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Outgoing U.S. envoy says hope alone won't resolve N.K. issue, calls for readiness

All News 10:38 January 19, 2021

By Choi Soo-hyang

SEOUL, Jan. 19 (Yonhap) -- Outgoing U.S. Ambassador to South Korea Harry Harris said Tuesday that hope alone will not resolve the North Korea issue, highlighting the importance of combined exercises between Seoul and Washington amid the North's threat to continue developing its nuclear capabilities.

Harris made the remark at a webinar in Seoul, one day after President Moon Jae-in said South and North Korea can discuss issues regarding the allies' combined military exercises, if necessary, in response to the North's repeated calls to halt the joint maneuvers.

"While we hope for diplomacy with North Korea to be successful, we all can recognize that hope alone is not a course of action," the ambassador said, citing the North's "unrelenting pursuit of nuclear weapons" and China's "malign activities."

Seoul and Washington have held large-scale military exercises twice a year, and their springtime one is supposed to take place around March. North Korea has long bristled at such drills, claiming that they are a rehearsal for invasion into the North.

During a rare party congress earlier this month, North Korean leader Kim Jong-un demanded South Korea halt the combined exercise to improve the chilled cross-border ties between the two Koreas.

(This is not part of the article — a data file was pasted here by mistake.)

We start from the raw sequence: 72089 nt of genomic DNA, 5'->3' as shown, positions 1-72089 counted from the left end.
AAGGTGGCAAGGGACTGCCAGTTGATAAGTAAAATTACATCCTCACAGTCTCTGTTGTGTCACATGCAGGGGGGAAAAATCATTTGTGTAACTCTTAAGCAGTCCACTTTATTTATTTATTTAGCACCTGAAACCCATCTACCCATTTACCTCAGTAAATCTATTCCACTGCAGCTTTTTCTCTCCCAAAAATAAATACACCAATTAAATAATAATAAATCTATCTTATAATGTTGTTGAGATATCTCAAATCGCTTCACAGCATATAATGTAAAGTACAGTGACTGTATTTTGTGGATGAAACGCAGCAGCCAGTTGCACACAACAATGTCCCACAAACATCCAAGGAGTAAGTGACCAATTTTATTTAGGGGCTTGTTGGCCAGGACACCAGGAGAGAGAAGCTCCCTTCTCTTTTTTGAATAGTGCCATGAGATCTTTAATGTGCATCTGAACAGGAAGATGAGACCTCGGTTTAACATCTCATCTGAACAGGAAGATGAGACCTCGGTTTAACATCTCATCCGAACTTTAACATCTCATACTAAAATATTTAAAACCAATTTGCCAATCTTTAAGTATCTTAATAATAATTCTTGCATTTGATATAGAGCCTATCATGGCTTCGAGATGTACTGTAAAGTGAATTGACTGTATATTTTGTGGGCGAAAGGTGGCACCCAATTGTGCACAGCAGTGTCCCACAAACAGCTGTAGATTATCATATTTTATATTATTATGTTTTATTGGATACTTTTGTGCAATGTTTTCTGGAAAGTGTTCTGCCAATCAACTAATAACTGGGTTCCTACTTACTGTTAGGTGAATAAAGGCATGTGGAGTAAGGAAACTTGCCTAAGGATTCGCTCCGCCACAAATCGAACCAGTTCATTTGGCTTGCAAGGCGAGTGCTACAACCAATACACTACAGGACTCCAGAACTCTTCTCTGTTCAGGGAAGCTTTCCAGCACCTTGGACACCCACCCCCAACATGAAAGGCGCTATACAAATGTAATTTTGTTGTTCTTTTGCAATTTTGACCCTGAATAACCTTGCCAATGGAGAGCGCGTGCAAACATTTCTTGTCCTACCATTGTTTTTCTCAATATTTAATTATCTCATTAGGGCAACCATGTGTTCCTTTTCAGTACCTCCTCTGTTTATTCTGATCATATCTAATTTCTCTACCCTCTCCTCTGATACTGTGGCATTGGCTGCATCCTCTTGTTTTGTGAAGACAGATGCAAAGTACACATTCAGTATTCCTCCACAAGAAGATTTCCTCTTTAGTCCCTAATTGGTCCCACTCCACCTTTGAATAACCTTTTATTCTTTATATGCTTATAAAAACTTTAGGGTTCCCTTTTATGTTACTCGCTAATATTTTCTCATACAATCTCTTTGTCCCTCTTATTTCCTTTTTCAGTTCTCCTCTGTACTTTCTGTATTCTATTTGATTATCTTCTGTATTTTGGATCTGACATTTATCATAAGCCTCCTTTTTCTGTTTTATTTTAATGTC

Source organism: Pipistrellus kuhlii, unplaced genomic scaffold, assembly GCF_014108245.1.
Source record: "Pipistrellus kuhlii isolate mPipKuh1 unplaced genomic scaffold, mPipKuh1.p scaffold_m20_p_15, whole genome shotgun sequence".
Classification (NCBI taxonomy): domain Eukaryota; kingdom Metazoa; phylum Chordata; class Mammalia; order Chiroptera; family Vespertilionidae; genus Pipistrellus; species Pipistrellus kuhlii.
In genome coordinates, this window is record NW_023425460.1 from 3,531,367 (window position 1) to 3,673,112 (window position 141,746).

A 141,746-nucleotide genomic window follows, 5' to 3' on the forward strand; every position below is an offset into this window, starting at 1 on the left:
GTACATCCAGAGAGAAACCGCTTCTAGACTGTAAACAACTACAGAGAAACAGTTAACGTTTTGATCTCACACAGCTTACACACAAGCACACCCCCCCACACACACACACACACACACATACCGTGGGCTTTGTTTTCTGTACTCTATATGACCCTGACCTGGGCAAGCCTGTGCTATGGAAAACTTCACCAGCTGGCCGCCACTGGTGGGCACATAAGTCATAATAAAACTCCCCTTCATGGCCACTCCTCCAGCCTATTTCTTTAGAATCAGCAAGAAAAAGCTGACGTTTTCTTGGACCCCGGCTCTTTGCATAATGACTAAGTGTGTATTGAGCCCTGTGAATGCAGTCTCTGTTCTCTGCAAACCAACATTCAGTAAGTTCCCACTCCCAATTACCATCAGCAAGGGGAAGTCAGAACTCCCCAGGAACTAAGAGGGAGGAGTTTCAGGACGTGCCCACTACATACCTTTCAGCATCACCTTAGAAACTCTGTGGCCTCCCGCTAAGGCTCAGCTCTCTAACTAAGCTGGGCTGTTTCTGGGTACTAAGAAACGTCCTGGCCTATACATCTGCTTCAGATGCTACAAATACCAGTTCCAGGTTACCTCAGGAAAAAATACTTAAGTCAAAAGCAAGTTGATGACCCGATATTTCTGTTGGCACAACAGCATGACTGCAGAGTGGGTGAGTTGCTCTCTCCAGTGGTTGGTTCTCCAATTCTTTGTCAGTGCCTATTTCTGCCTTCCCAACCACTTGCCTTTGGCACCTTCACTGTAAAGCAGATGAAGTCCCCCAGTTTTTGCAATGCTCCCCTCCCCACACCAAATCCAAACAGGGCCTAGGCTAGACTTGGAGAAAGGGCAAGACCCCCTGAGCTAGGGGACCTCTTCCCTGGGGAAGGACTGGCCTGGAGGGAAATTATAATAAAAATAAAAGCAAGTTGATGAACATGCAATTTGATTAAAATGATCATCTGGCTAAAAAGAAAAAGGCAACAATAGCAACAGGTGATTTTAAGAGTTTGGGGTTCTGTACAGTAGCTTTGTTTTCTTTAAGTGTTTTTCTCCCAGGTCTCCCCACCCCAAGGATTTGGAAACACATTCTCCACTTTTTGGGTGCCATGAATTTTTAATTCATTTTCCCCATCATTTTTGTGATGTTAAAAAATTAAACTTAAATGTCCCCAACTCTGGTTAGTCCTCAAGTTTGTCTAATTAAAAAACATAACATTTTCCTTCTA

Harris said North Korea and China "will continuously test the resolve of our alliance and will seek ways to weaken our strong ties and sow doubt in order to divide us."

"There are ample historical examples of what could transpire including what happened on that fateful day almost 71 years ago, if we're not ready," he said, apparently referring to the outbreak of the 1950-53 Korean War.

Kim held three meetings with U.S. President Donald Trump, but denuclearization talks have made little progress since their no-deal summit in Hanoi in February 2019.

On the transition of wartime operational control (OPCON) of South Korean troops from Washington to Seoul, the outgoing ambassador said it should not be rushed, acknowledging that the process is taking longer than some desire.

The current Moon Jae-in administration hopes to retake OPCON within his term that ends in May 2022, though the transition is not-time based but conditions-based.

"Our mutual security cannot be rushed. We want and need to take time to get this right," he said.

Regarding the South Korea-Japan ties, the U.S. envoy stressed the importance of trilateral cooperation among the three countries amid growing concerns that the relations between Seoul and Tokyo could deteriorate following a recent court ruling on Japan's wartime sexual slavery issue.

"Notwithstanding the current tensions between Seoul and Tokyo, the reality is that no important security or economic issue in the region can be addressed without both," he said.

Moon said Monday that South Korea will seek dialogue with Japan to find a solution, referring to his two-track approach separating historical issues from efforts to forge "future-oriented" bilateral ties.

Tuesday's webinar, co-hosted by the Korea-U.S. Alliance Foundation and the Korea Defense Veterans Association, took place one day before Harris' departure from the ambassadorial post which he assumed in July 2018.

"Going forward, you can rest assured that the Biden administration will continue the U.S. efforts to further strengthen the U.S.-ROK alliance," Harris said. ROK stands for South Korea's official name, the Republic of Korea.

Rob Rapson, the deputy chief of mission, will serve as charge d'affaires ad interim until a new envoy arrives.

This image captured from a Zoom meeting on Jan. 19, 2021, shows outgoing U.S. Ambassador to South Korea Harry Harris. (PHOTO NOT FOR SALE) (Yonhap)

This image captured from a Zoom meeting on Jan. 19, 2021, shows outgoing U.S. Ambassador to South Korea Harry Harris. (PHOTO NOT FOR SALE) (Yonhap)


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